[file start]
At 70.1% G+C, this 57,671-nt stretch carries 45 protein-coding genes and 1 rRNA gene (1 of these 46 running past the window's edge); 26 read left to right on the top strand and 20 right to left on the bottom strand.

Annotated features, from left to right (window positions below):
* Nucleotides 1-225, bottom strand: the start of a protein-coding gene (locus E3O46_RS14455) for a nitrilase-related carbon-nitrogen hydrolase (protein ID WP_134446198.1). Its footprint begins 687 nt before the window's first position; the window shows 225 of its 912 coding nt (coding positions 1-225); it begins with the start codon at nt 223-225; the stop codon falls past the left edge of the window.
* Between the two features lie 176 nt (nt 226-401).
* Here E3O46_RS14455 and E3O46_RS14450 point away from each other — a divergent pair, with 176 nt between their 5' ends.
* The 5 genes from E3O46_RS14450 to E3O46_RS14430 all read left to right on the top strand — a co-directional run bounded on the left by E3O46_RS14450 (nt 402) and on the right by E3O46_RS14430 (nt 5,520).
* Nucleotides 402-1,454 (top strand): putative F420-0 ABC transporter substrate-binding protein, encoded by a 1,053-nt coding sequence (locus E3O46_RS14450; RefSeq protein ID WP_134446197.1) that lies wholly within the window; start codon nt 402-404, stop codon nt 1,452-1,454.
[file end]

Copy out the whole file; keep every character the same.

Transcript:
At 70.1% G+C, this 57,671-nt stretch carries 45 protein-coding genes and 1 rRNA gene (1 of these 46 running past the window's edge); 26 read left to right on the top strand and 20 right to left on the bottom strand.

Annotated features, from left to right (window positions below):
* Nucleotides 1-225, bottom strand: the start of a protein-coding gene (locus E3O46_RS14455) for a nitrilase-related carbon-nitrogen hydrolase (protein ID WP_134446198.1). Its footprint begins 687 nt before the window's first position; the window shows 225 of its 912 coding nt (coding positions 1-225); it begins with the start codon at nt 223-225; the stop codon falls past the left edge of the window.
* Between the two features lie 176 nt (nt 226-401).
* Here E3O46_RS14455 and E3O46_RS14450 point away from each other — a divergent pair, with 176 nt between their 5' ends.
* The 5 genes from E3O46_RS14450 to E3O46_RS14430 all read left to right on the top strand — a co-directional run bounded on the left by E3O46_RS14450 (nt 402) and on the right by E3O46_RS14430 (nt 5,520).
* Nucleotides 402-1,454 (top strand): putative F420-0 ABC transporter substrate-binding protein, encoded by a 1,053-nt coding sequence (locus E3O46_RS14450; RefSeq protein ID WP_134446197.1) that lies wholly within the window; start codon nt 402-404, stop codon nt 1,452-1,454.